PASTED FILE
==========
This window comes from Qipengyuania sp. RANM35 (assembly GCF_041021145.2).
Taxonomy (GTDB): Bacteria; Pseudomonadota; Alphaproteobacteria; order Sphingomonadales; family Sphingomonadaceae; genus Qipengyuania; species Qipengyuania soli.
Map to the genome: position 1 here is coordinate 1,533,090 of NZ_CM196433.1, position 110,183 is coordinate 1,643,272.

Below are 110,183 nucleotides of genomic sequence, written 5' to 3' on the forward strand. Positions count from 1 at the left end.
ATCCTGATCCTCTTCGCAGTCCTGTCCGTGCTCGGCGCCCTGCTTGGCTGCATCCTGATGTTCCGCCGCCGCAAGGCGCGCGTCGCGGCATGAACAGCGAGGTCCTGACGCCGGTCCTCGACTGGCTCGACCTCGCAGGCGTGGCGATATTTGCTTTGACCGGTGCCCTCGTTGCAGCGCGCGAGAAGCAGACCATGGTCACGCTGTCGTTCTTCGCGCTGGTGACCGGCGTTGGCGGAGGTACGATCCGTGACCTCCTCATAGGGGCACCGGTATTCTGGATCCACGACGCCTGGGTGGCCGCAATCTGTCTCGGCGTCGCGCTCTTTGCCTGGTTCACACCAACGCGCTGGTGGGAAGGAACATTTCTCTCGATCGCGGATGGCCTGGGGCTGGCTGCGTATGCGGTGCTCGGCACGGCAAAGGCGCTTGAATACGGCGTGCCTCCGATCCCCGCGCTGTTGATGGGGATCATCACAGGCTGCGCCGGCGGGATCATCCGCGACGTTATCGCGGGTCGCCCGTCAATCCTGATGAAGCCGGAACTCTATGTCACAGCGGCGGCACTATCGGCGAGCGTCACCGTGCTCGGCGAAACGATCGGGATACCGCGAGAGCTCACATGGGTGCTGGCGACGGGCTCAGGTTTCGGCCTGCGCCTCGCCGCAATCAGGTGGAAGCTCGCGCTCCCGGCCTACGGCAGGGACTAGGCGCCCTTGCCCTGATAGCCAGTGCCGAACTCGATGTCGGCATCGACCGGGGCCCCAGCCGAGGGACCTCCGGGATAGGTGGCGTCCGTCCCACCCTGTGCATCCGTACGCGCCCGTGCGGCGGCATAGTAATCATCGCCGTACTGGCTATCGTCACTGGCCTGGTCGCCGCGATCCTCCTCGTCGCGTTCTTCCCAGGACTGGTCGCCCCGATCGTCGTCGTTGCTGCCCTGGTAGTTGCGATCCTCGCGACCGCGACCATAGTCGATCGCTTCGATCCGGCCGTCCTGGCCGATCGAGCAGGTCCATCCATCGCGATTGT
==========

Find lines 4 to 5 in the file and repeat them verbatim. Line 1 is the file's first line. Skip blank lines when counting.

Below are 110,183 nucleotides of genomic sequence, written 5' to 3' on the forward strand. Positions count from 1 at the left end.
ATCCTGATCCTCTTCGCAGTCCTGTCCGTGCTCGGCGCCCTGCTTGGCTGCATCCTGATGTTCCGCCGCCGCAAGGCGCGCGTCGCGGCATGAACAGCGAGGTCCTGACGCCGGTCCTCGACTGGCTCGACCTCGCAGGCGTGGCGATATTTGCTTTGACCGGTGCCCTCGTTGCAGCGCGCGAGAAGCAGACCATGGTCACGCTGTCGTTCTTCGCGCTGGTGACCGGCGTTGGCGGAGGTACGATCCGTGACCTCCTCATAGGGGCACCGGTATTCTGGATCCACGACGCCTGGGTGGCCGCAATCTGTCTCGGCGTCGCGCTCTTTGCCTGGTTCACACCAACGCGCTGGTGGGAAGGAACATTTCTCTCGATCGCGGATGGCCTGGGGCTGGCTGCGTATGCGGTGCTCGGCACGGCAAAGGCGCTTGAATACGGCGTGCCTCCGATCCCCGCGCTGTTGATGGGGATCATCACAGGCTGCGCCGGCGGGATCATCCGCGACGTTATCGCGGGTCGCCCGTCAATCCTGATGAAGCCGGAACTCTATGTCACAGCGGCGGCACTATCGGCGAGCGTCACCGTGCTCGGCGAAACGATCGGGATACCGCGAGAGCTCACATGGGTGCTGGCGACGGGCTCAGGTTTCGGCCTGCGCCTCGCCGCAATCAGGTGGAAGCTCGCGCTCCCGGCCTACGGCAGGGACTAGGCGCCCTTGCCCTGATAGCCAGTGCCGAACTCGATGTCGGCATCGACCGGGGCCCCAGCCGAGGGACCTCCGGGATAGGTGGCGTCCGTCCCACCCTGTGCATCCGTACGCGCCCGTGCGGCGGCATAGTAATCATCGCCGTACTGGCTATCGTCACTGGCCTGGTCGCCGCGATCCTCCTCGTCGCGTTCTTCCCAGGACTGGTCGCCCCGATCGTCGTCGTTGCTGCCCTGGTAGTTGCGATCCTCGCGACCGCGACCATAGTCGATCGCTTCGATCCGGCCGTCCTGGCCGATCGAGCAGGTCCATCCATCGCGATTGT